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May 11, 2018

Equipment sector’s heavy lift: regulations, employees

  • The industry faces tough regulations and an education-community business disconnect.
  • By SARAH ROTHENBUHLER
    Birch Equipment

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    Rothenbuhler

    Construction in the Pacific Northwest and most U.S. population centers is moving at warp speed. Contractors are building complex and costly projects. Heavy industry and manufacturing are investing aggressively in their facilities to keep up with production and the often-overlooked continual investment to minimize environmental impacts. Marine and agricultural products are in high demand.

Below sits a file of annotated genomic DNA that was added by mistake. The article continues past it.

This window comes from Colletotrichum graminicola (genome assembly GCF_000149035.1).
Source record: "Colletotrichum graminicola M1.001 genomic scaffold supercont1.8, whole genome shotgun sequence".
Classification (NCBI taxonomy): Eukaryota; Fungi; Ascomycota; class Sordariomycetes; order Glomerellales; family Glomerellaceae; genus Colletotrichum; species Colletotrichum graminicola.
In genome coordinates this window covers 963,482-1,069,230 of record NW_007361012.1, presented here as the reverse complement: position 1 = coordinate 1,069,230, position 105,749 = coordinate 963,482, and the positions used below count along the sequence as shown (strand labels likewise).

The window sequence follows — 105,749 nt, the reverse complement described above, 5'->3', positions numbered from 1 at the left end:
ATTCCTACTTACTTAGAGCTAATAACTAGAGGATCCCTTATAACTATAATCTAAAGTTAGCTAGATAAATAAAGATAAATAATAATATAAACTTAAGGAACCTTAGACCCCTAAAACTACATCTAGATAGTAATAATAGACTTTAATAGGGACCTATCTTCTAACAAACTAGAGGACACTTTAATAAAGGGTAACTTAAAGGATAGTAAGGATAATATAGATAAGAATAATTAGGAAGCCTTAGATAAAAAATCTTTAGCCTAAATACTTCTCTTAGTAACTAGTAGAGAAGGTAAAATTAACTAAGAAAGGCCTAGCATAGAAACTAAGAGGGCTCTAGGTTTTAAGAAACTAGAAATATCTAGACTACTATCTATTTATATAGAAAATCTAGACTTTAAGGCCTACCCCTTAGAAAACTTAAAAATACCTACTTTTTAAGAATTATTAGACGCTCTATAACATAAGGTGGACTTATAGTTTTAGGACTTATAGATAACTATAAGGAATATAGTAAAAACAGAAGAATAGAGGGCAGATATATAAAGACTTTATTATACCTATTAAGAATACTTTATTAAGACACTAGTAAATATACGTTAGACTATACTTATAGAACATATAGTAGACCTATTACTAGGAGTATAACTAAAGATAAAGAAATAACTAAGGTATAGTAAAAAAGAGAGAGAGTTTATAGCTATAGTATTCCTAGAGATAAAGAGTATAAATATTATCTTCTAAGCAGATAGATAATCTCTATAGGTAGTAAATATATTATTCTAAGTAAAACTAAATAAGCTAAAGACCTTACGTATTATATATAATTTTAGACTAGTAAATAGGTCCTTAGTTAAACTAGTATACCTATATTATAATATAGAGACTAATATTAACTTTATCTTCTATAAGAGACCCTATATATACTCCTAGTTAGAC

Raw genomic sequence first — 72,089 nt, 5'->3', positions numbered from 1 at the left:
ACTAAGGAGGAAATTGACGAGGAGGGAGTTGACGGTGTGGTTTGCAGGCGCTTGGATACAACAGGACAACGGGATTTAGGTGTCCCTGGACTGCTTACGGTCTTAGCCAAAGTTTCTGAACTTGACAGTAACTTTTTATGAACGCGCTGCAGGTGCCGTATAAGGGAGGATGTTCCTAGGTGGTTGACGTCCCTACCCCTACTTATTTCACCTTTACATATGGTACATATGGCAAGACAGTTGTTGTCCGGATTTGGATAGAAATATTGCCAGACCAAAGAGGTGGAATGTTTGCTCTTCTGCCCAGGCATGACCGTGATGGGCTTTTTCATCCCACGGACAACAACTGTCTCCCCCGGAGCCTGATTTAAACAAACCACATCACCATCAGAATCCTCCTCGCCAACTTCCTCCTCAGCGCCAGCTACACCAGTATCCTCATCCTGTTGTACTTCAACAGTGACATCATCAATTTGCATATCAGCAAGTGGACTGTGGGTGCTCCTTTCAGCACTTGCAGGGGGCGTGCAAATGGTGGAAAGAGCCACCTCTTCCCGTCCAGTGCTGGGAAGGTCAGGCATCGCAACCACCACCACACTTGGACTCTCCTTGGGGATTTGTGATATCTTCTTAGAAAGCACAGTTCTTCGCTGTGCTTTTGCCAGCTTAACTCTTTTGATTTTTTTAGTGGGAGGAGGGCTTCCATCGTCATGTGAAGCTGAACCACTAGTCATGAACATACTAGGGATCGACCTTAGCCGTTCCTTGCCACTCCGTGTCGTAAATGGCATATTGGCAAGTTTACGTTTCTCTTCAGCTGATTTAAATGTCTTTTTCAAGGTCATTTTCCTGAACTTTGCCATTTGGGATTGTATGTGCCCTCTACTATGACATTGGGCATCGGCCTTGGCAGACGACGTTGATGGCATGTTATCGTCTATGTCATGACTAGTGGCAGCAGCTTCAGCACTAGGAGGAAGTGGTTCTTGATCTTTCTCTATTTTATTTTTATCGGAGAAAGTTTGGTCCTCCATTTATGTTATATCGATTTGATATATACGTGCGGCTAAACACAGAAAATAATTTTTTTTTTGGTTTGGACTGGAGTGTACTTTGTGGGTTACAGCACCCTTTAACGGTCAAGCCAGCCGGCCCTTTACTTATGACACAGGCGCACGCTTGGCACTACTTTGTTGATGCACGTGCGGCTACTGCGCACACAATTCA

In contrast, equipment shortages, regulatory issues and labor shortages are slowing business production and increasing costs dramatically.

    Supply, cost, service, value

    Equipment manufacturers have only recently been able to abandon an on-demand recessionary mindset and are now in full production. Birch, which rents and sells to commercial construction, heavy-industrial, residential, government, manufacturing and agricultural industries, projects 18 to 24 months out for its market needs. This has led to an expansion of its Pacific Northwest equipment fleet, now valued at over $40 million.

    Birch’s equipment fleet is valued at over $40 million.